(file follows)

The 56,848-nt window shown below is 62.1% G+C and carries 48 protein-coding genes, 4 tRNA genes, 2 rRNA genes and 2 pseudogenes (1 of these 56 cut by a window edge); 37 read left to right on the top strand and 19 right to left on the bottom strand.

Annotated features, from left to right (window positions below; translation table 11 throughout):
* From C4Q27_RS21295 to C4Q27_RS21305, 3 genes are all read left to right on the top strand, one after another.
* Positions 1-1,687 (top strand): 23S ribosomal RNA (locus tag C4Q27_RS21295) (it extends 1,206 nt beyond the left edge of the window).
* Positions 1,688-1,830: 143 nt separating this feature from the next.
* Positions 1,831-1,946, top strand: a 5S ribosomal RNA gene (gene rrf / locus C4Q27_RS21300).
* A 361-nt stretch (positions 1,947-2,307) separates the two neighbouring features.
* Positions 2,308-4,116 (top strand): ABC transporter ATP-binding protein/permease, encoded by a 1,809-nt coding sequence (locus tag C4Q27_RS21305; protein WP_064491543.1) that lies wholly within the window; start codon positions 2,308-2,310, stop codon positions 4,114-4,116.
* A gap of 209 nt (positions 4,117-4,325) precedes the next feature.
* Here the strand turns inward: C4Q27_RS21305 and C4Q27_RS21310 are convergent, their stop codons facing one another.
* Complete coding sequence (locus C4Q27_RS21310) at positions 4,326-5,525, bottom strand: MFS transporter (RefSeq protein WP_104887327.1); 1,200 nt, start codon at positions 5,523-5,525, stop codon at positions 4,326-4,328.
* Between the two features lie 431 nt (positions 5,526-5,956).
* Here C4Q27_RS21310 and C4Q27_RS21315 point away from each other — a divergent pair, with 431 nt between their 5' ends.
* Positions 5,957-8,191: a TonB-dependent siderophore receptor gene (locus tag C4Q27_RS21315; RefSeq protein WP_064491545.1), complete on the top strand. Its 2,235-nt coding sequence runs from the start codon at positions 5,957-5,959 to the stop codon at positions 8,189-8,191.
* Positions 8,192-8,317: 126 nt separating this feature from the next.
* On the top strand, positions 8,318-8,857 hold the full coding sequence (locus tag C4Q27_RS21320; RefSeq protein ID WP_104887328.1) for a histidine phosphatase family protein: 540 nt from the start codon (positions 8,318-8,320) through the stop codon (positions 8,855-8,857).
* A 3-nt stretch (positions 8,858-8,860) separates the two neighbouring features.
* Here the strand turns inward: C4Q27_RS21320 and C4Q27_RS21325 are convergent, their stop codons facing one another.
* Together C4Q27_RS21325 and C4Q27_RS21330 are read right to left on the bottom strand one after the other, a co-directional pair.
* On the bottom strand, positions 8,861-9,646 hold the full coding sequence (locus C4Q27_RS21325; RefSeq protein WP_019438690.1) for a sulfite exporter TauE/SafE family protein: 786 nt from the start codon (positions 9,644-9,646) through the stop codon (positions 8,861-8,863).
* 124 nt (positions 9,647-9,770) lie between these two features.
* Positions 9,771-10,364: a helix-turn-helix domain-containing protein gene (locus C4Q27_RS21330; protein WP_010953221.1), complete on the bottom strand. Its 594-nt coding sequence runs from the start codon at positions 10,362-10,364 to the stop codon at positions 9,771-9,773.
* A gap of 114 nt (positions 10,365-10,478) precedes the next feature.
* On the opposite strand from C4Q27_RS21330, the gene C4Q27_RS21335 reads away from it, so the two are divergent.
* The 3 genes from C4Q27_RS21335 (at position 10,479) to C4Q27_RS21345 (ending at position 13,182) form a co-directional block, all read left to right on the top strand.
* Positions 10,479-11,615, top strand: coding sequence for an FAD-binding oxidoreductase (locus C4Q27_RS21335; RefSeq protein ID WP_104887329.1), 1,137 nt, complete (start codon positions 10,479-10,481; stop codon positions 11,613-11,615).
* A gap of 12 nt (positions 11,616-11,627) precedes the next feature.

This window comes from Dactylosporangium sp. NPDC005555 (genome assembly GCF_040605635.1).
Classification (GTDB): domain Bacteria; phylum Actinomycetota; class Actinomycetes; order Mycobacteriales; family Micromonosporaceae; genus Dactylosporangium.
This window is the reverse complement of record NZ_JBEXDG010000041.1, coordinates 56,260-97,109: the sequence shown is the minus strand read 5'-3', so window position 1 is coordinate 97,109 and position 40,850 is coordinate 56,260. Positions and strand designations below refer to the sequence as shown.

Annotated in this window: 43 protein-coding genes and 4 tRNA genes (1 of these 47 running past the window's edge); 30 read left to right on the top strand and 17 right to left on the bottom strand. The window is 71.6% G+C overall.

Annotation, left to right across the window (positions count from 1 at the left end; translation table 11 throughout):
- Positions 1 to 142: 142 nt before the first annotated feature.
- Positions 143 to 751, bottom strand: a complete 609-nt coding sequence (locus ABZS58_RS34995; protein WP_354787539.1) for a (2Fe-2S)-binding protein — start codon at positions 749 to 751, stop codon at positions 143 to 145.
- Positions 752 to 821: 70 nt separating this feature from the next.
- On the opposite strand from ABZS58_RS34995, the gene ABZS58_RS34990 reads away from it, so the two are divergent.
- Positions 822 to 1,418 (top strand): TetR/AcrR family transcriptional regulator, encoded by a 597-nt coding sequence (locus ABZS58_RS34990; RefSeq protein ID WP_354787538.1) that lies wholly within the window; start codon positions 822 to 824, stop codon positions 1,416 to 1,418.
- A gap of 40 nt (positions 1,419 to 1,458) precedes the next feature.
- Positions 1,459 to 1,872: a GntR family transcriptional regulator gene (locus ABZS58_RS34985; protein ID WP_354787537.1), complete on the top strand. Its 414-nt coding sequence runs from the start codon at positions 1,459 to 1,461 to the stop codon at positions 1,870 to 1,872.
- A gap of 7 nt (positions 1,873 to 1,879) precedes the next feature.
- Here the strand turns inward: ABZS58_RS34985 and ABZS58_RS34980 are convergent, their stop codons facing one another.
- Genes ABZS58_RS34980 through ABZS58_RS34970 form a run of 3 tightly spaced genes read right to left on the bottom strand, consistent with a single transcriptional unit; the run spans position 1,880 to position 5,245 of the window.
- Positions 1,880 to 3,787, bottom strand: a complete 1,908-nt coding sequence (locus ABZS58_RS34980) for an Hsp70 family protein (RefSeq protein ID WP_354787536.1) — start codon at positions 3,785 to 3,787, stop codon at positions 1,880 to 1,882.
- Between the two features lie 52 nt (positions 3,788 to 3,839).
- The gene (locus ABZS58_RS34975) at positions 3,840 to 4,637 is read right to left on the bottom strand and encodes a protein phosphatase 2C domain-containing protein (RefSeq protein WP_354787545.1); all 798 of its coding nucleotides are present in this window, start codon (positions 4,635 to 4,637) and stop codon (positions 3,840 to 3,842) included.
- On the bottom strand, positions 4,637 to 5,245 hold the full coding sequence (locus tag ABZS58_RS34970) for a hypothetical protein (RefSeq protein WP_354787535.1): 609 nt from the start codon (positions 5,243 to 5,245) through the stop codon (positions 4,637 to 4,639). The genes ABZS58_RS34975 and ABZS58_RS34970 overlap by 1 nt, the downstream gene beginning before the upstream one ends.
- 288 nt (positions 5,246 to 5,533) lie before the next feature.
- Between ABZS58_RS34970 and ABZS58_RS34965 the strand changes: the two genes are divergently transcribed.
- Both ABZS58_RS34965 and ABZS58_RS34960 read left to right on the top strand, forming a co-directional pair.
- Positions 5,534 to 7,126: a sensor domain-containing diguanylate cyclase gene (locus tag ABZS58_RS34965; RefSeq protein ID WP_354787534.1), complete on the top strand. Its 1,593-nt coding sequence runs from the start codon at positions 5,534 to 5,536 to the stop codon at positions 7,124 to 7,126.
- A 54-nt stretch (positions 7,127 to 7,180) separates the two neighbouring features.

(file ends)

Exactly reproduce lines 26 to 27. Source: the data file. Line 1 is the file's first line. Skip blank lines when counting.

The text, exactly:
* Positions 10,479-11,615, top strand: coding sequence for an FAD-binding oxidoreductase (locus C4Q27_RS21335; RefSeq protein ID WP_104887329.1), 1,137 nt, complete (start codon positions 10,479-10,481; stop codon positions 11,613-11,615).
* A gap of 12 nt (positions 11,616-11,627) precedes the next feature.